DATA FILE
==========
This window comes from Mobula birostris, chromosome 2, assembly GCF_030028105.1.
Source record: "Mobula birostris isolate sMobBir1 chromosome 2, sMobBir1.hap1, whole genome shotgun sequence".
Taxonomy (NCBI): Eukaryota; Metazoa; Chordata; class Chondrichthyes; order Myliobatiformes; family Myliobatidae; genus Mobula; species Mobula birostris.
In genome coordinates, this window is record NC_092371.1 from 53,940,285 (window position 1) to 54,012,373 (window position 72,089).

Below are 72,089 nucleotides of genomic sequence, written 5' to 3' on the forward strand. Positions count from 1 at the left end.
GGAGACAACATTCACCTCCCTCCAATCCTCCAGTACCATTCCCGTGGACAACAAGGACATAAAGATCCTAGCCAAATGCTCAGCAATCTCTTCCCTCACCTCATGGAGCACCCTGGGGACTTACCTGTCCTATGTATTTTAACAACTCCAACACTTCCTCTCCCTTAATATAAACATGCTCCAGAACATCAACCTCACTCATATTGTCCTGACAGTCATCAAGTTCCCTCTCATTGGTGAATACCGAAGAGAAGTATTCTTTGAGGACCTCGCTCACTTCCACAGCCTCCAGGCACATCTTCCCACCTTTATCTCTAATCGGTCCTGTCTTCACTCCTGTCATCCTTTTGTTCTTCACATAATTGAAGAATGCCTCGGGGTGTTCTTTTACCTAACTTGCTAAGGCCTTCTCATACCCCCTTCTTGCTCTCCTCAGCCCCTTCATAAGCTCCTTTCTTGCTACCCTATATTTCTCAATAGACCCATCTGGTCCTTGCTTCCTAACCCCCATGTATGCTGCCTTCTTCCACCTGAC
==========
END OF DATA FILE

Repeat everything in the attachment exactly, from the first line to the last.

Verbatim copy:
This window comes from Mobula birostris, chromosome 2, assembly GCF_030028105.1.
Source record: "Mobula birostris isolate sMobBir1 chromosome 2, sMobBir1.hap1, whole genome shotgun sequence".
Taxonomy (NCBI): Eukaryota; Metazoa; Chordata; class Chondrichthyes; order Myliobatiformes; family Myliobatidae; genus Mobula; species Mobula birostris.
In genome coordinates, this window is record NC_092371.1 from 53,940,285 (window position 1) to 54,012,373 (window position 72,089).

Below are 72,089 nucleotides of genomic sequence, written 5' to 3' on the forward strand. Positions count from 1 at the left end.
GGAGACAACATTCACCTCCCTCCAATCCTCCAGTACCATTCCCGTGGACAACAAGGACATAAAGATCCTAGCCAAATGCTCAGCAATCTCTTCCCTCACCTCATGGAGCACCCTGGGGACTTACCTGTCCTATGTATTTTAACAACTCCAACACTTCCTCTCCCTTAATATAAACATGCTCCAGAACATCAACCTCACTCATATTGTCCTGACAGTCATCAAGTTCCCTCTCATTGGTGAATACCGAAGAGAAGTATTCTTTGAGGACCTCGCTCACTTCCACAGCCTCCAGGCACATCTTCCCACCTTTATCTCTAATCGGTCCTGTCTTCACTCCTGTCATCCTTTTGTTCTTCACATAATTGAAGAATGCCTCGGGGTGTTCTTTTACCTAACTTGCTAAGGCCTTCTCATACCCCCTTCTTGCTCTCCTCAGCCCCTTCATAAGCTCCTTTCTTGCTACCCTATATTTCTCAATAGACCCATCTGGTCCTTGCTTCCTAACCCCCATGTATGCTGCCTTCTTCCACCTGAC